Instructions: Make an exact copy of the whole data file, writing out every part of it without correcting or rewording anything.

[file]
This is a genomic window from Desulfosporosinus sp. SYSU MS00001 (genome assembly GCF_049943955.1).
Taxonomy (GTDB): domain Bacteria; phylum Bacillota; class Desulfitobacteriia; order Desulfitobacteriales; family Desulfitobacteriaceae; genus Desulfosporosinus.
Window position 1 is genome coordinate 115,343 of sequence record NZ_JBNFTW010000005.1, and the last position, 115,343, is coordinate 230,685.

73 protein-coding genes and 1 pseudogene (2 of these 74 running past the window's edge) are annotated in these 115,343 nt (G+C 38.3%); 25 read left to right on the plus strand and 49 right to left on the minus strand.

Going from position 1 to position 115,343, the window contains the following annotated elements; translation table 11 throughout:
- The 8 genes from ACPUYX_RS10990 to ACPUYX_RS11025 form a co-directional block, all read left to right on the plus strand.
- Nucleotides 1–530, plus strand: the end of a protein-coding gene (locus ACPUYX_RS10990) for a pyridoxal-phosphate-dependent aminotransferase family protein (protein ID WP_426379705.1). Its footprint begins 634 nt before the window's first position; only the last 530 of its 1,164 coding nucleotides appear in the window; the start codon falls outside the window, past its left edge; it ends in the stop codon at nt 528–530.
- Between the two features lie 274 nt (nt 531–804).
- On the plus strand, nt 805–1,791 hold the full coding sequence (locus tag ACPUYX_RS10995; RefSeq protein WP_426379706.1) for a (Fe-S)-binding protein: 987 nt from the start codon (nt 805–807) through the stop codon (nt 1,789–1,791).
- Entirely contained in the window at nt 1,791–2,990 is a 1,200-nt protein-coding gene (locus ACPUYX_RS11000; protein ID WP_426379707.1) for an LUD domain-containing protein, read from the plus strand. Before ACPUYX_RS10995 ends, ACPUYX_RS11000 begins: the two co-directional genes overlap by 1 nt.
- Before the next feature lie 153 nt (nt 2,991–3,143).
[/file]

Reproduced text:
This is a genomic window from Desulfosporosinus sp. SYSU MS00001 (genome assembly GCF_049943955.1).
Taxonomy (GTDB): domain Bacteria; phylum Bacillota; class Desulfitobacteriia; order Desulfitobacteriales; family Desulfitobacteriaceae; genus Desulfosporosinus.
Window position 1 is genome coordinate 115,343 of sequence record NZ_JBNFTW010000005.1, and the last position, 115,343, is coordinate 230,685.

73 protein-coding genes and 1 pseudogene (2 of these 74 running past the window's edge) are annotated in these 115,343 nt (G+C 38.3%); 25 read left to right on the plus strand and 49 right to left on the minus strand.

Going from position 1 to position 115,343, the window contains the following annotated elements; translation table 11 throughout:
- The 8 genes from ACPUYX_RS10990 to ACPUYX_RS11025 form a co-directional block, all read left to right on the plus strand.
- Nucleotides 1–530, plus strand: the end of a protein-coding gene (locus ACPUYX_RS10990) for a pyridoxal-phosphate-dependent aminotransferase family protein (protein ID WP_426379705.1). Its footprint begins 634 nt before the window's first position; only the last 530 of its 1,164 coding nucleotides appear in the window; the start codon falls outside the window, past its left edge; it ends in the stop codon at nt 528–530.
- Between the two features lie 274 nt (nt 531–804).
- On the plus strand, nt 805–1,791 hold the full coding sequence (locus tag ACPUYX_RS10995; RefSeq protein WP_426379706.1) for a (Fe-S)-binding protein: 987 nt from the start codon (nt 805–807) through the stop codon (nt 1,789–1,791).
- Entirely contained in the window at nt 1,791–2,990 is a 1,200-nt protein-coding gene (locus ACPUYX_RS11000; protein ID WP_426379707.1) for an LUD domain-containing protein, read from the plus strand. Before ACPUYX_RS10995 ends, ACPUYX_RS11000 begins: the two co-directional genes overlap by 1 nt.
- Before the next feature lie 153 nt (nt 2,991–3,143).